By Julie Pawlikowski | The Duquesne Duke
In a classroom mixed with a sea of college students, ages ranging from 18 to 24, there sits a man in his late 50s. Some might wonder what he is doing here. He is pursuing an academic education on the higher level like the rest of the students, but why now?
For the case of Phillip Battle, it is because he chose to serve his country at the age of 17, forgoing college. Battle has taken advantage of the Veteran and Military Student Service program implemented here at Duquesne University.
Battle, a native of Lima, Ohio, joined the Army at the age of 17 after graduating from high school. He served in the Gulf War, and after nine years of active duty, finished his career in the reserves. Now he is pursuing his master’s degree in theology with the hope of one day teaching at the collegiate level.
Battle was always aware of Duquesne and considered attending it before he ultimately decided to join the Army. But like many students not from the surrounding area, he was unaware that the university was located in Pittsburgh. Rather, work in the military brought him here.
“I was looking for a legal clinic to assist us with the 501(c)3 which is a nonprofit organization, and Duquesne at that time had a legal clinic, and it did actually help us,” he explained. “And that’s when I became more familiar with the campus, traveling back and forth and meeting with different people at the legal clinic. That’s when I decided I wanted to go to Duquesne.”
For those who have conflicting thoughts or doubts about grad school, Battle has advice: Do it.
“I think you should go for your master’s,” he said. “I think you should up it – one because with the situations in our country, we need young people to really take that extra step, go the extra mile.”
The military gives an experience that can’t be found anywhere else, but for Battle, education is what he values the most.
“There are a lot of things you can lose in this life, but your education, your accreditation, is something that is tangible; you can always fall back on it,” he said.
Around 300 veterans and military members are finishing their degrees through the Veteran and Military Student Service program, using their benefits from the GI Bill to continue in their academic endeavors.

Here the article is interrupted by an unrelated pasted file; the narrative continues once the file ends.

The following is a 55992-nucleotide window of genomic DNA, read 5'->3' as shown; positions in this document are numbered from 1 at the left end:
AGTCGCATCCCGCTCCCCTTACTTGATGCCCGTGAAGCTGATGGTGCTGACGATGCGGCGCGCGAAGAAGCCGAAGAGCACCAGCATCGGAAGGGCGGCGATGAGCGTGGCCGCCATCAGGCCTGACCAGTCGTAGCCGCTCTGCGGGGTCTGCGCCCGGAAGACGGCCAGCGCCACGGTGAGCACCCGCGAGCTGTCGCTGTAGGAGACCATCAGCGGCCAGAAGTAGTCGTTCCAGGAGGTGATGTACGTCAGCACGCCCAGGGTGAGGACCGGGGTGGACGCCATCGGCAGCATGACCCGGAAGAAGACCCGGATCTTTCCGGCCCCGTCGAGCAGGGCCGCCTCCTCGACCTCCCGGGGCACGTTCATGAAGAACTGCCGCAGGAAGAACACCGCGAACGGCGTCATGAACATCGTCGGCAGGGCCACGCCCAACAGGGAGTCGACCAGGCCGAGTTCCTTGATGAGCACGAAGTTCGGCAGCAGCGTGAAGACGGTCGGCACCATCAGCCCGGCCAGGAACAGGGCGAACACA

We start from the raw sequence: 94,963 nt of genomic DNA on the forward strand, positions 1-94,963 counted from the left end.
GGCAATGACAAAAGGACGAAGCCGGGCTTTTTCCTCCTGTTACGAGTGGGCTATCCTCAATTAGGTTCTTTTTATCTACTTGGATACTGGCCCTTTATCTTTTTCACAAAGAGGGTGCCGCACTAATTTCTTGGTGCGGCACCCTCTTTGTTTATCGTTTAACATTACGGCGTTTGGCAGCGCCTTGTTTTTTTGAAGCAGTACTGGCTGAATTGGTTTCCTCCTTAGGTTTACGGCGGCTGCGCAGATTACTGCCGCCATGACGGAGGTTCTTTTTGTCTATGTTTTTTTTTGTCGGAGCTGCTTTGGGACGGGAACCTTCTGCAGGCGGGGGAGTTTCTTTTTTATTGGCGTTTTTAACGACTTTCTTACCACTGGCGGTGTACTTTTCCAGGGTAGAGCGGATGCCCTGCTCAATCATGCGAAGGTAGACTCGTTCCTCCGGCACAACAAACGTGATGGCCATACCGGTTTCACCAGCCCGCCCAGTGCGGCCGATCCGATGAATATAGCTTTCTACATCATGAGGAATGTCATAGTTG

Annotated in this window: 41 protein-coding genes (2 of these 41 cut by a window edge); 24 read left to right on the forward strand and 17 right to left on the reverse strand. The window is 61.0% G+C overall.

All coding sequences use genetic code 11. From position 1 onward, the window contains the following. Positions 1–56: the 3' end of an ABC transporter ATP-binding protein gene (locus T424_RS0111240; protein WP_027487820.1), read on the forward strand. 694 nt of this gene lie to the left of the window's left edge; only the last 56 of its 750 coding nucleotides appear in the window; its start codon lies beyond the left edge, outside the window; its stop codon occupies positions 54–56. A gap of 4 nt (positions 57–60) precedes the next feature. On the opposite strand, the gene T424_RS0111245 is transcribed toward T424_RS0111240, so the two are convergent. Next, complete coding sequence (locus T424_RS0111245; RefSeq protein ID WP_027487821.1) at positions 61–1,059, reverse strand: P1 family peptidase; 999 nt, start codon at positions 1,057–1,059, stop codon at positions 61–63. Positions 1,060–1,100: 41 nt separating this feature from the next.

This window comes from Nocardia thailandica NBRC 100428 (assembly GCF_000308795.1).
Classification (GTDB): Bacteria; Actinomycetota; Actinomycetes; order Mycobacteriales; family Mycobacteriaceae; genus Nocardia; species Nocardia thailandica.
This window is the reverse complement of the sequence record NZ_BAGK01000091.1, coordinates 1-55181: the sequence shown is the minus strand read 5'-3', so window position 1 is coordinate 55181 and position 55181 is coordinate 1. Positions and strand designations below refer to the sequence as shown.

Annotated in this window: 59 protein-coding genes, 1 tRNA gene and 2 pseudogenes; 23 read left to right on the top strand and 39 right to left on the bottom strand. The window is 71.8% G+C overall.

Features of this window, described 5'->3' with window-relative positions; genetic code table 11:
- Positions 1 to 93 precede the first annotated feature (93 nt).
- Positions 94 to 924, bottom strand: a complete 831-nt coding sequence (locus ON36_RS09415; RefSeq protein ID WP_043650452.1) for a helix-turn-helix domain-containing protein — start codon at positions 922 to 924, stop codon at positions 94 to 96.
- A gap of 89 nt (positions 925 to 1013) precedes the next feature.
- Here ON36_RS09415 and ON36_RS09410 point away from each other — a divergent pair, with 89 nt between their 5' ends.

Don Accamando, director of the program, helps veterans and military members readjust to college life.
“Duquesne is fortunate to have commitment from administration to help veterans with their transition,” Accamando said. “Making the transition is the most important part and having someone here, a presence on campus is important and part of the process.”
Located on the 7th floor of Liebermann Hall, room 703, the office offers members a lounge where they can study and interact. With veterans in every school on campus, Accamando strives to make sure they have an environment that makes the acclimation to college life easier.
“They’re older and they’re not looking to go to the South Side; they’ve already experienced that kind of stuff,” he said. “And so finding other members like themselves, finding other veterans where they can kind of hang out together and do the kinds of things they’re used to doing, talk about the things they’ve experienced, is very helpful. The real reason we have an office is to … organize the military and veterans in a way that makes them feel like they’re apart of the overall college experience.”
Battle believes that everyone should follow in the footsteps of the Office of Veteran and Military Student Services and give back.
“Once you finish your education, once you have some success in your life, I encourage everybody to give back,” Battle said. “Find a way to give back to the community, find a way to help somebody else achieve what you achieved.”